Ag Chem Security Credit expires on Dec. 31

From: Agricultural Retailers Association

This a reminder to make sure ag retailers file the Agricultural Chemicals Security Credit form this quarter, before this credit expires next week on Dec. 31. Form 8931 distributed by the Internal Revenue Service (IRS) allows those individuals who are eligible to receive a 30 percent tax credit on any investments made towards facility security.

The Agricultural Retailers Association continues to advocate daily for the extension of this credit but given the uncertainty of what Congress will decide, it is best to utilize this credit now, ARA suggested to its membership with this announcement.

Rep. Kind: We Must Act Now to Avoid ‘Dairy Cliff’

From: Wisconsin Ag Connection

The so-called looming fiscal cliff isn’t the only urgent matter of business on people’s minds in rural America. Wisconsin Congressman Ron Kind says he is pushing his colleagues to move quickly to avoid going over the ‘Dairy Cliff,’ as well on December 31.

The La Crosse Democrat says recent reports indicated that House leadership will not take up a Farm Bill before the end of the 112th Congress, which could wreak havok on the way milk prices are determined.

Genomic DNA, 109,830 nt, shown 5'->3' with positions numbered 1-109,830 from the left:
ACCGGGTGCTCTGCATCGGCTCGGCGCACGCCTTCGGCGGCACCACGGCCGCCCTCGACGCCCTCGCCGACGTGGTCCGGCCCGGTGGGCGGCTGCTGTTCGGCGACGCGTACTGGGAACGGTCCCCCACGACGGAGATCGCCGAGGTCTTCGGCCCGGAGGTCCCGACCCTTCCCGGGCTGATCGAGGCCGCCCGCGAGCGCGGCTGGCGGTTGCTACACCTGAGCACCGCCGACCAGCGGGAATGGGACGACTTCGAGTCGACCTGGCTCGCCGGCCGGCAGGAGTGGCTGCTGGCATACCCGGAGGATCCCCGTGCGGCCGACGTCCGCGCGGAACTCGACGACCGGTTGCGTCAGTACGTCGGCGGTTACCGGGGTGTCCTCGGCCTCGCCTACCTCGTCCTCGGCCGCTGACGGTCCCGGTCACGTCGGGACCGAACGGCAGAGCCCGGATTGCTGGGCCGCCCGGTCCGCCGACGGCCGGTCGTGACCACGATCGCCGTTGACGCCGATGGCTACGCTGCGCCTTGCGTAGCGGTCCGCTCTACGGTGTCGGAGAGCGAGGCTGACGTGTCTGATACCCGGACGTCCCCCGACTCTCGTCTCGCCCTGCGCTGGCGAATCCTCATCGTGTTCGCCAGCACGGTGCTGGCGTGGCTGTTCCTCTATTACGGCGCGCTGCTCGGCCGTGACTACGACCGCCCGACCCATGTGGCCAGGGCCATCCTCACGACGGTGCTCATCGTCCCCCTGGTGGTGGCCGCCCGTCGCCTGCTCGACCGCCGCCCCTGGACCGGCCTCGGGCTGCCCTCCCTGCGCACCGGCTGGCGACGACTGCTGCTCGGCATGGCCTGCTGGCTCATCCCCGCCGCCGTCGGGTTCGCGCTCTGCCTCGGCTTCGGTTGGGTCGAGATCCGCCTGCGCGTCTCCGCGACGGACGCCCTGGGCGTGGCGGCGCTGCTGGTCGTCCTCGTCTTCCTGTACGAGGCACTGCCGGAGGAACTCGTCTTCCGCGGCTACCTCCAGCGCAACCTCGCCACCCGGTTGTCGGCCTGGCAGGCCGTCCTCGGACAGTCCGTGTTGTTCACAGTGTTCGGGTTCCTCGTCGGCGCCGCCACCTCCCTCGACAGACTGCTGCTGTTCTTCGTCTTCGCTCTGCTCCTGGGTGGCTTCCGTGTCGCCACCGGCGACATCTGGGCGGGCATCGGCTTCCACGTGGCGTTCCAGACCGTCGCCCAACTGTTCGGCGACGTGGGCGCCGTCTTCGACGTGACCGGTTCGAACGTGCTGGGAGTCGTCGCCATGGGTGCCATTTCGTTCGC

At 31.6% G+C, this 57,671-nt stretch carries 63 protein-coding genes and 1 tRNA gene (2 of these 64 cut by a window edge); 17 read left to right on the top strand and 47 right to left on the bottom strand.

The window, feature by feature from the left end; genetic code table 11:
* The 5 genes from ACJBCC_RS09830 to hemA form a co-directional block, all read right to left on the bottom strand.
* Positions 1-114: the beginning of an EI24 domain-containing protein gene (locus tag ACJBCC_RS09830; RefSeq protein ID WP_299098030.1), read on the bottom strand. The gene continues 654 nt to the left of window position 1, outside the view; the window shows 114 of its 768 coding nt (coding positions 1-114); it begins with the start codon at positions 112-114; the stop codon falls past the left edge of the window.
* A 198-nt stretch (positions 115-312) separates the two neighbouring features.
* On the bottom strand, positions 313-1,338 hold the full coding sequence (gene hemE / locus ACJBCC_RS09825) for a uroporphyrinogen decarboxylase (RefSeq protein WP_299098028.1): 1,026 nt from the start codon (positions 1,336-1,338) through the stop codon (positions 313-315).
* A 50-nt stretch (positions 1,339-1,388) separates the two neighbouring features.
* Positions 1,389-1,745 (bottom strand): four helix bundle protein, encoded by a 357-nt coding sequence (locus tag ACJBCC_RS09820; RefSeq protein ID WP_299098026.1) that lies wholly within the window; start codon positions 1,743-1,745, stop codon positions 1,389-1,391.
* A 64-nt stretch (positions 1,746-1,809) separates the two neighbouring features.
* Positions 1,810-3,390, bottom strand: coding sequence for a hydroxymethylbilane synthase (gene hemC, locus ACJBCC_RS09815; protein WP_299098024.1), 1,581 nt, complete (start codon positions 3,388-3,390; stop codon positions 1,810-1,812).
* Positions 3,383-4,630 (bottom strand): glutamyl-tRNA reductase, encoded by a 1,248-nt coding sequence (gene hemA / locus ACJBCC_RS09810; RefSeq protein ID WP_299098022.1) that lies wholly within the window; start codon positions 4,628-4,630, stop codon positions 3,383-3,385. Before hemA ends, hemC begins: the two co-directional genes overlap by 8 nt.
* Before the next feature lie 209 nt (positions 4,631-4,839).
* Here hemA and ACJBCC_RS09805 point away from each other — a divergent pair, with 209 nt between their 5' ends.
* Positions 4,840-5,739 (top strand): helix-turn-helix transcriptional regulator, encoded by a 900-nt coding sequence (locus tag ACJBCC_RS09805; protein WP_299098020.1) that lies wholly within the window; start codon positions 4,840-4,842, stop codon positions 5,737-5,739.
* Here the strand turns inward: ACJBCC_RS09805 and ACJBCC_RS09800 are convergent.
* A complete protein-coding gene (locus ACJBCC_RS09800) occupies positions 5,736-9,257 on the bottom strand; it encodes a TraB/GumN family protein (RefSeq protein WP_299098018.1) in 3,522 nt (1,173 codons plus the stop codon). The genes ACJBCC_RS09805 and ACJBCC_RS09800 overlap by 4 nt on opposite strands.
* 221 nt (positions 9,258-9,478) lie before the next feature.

Ag, energy prices send rural index to 5-year high

From: Omaha.com

By Emily Nohr

The Midwest economy is the healthiest it’s been since before the recession, according to an economic indicator survey of 192 rural bankers.

For December, the Rural Mainstreet Index climbed to 60.6, its highest reading level since June 2007. The index is up from November’s 57.5 and also is the fourth consecutive month of growth.

The index is based on a scale of 0 to 100. An index above 50 indicates growth, and below indicates decline.

Creighton University economist Ernie Goss, who along with Greeley, Neb., banker Bill McQuillan created the survey, said December’s levels were boosted by strong agriculture commodity prices and lower energy prices.

Farmers Hustle to Avoid Fiscal Cliff Blowback

From: Reuters

As the United States inches closer toward the “fiscal cliff,” Iowa farmer Brian Van Meetern is hurriedly selling his grain before year’s end and buying a new $50,000 sprayer for his farm.

Van Meetern, who works at an accounting firm during the winter, might have to pay a higher income tax and get a lower deduction in depreciation for farm equipment in 2013 if there is no deal in the budget battle before the new year.

Eastern Shore poultry farm wins pollution case

From: Gazette.net

Judge rules against environmentalists

by Margie Hyslop

Environmental activists failed to prove that an Eastern Shore farm that raises poultry for Perdue polluted the Pocomoke River, U.S. District court Judge William Nickerson has ruled.

Aided by the University of Maryland Environmental Law Clinic, the Waterkeeper Alliance and Assateague Coastal Trust sued farmers Alan and Kristin Hudson and poultry giant Perdue Farms Inc., based in Salisbury, seeking $300,000 in penalties for what they argued were violations of the federal Clean Water Act.

The dispute started with a pile of material, photographed in 2009, near a drainage ditch on the Hudsons’ farm outside Berlin, Md.